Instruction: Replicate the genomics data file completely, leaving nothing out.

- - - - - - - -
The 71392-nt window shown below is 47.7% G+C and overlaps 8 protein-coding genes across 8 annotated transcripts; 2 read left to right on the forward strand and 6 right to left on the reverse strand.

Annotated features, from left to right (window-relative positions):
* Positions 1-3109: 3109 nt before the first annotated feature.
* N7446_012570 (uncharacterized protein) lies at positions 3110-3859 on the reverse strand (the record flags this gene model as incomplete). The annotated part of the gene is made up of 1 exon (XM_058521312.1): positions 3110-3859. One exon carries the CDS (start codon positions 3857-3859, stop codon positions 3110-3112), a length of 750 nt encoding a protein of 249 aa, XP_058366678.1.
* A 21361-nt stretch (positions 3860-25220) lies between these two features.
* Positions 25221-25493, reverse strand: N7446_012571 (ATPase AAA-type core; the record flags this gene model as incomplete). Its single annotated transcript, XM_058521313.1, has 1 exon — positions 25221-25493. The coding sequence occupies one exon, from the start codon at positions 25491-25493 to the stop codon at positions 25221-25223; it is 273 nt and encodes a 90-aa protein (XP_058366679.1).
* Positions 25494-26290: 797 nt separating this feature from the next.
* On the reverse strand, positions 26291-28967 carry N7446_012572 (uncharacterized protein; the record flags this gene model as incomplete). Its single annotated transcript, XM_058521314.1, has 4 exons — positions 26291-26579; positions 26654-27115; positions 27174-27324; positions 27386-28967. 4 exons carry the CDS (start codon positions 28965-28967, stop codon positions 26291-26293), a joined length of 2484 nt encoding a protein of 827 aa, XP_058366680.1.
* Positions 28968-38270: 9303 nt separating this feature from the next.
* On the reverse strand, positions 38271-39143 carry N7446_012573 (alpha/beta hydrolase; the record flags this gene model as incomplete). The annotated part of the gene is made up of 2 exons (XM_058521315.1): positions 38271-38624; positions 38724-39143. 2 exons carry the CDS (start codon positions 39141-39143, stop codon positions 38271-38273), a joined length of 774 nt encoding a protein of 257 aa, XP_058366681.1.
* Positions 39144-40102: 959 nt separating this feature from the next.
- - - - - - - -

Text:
The 71392-nt window shown below is 47.7% G+C and overlaps 8 protein-coding genes across 8 annotated transcripts; 2 read left to right on the forward strand and 6 right to left on the reverse strand.

Annotated features, from left to right (window-relative positions):
* Positions 1-3109: 3109 nt before the first annotated feature.
* N7446_012570 (uncharacterized protein) lies at positions 3110-3859 on the reverse strand (the record flags this gene model as incomplete). The annotated part of the gene is made up of 1 exon (XM_058521312.1): positions 3110-3859. One exon carries the CDS (start codon positions 3857-3859, stop codon positions 3110-3112), a length of 750 nt encoding a protein of 249 aa, XP_058366678.1.
* A 21361-nt stretch (positions 3860-25220) lies between these two features.
* Positions 25221-25493, reverse strand: N7446_012571 (ATPase AAA-type core; the record flags this gene model as incomplete). Its single annotated transcript, XM_058521313.1, has 1 exon — positions 25221-25493. The coding sequence occupies one exon, from the start codon at positions 25491-25493 to the stop codon at positions 25221-25223; it is 273 nt and encodes a 90-aa protein (XP_058366679.1).
* Positions 25494-26290: 797 nt separating this feature from the next.
* On the reverse strand, positions 26291-28967 carry N7446_012572 (uncharacterized protein; the record flags this gene model as incomplete). Its single annotated transcript, XM_058521314.1, has 4 exons — positions 26291-26579; positions 26654-27115; positions 27174-27324; positions 27386-28967. 4 exons carry the CDS (start codon positions 28965-28967, stop codon positions 26291-26293), a joined length of 2484 nt encoding a protein of 827 aa, XP_058366680.1.
* Positions 28968-38270: 9303 nt separating this feature from the next.
* On the reverse strand, positions 38271-39143 carry N7446_012573 (alpha/beta hydrolase; the record flags this gene model as incomplete). The annotated part of the gene is made up of 2 exons (XM_058521315.1): positions 38271-38624; positions 38724-39143. 2 exons carry the CDS (start codon positions 39141-39143, stop codon positions 38271-38273), a joined length of 774 nt encoding a protein of 257 aa, XP_058366681.1.
* Positions 39144-40102: 959 nt separating this feature from the next.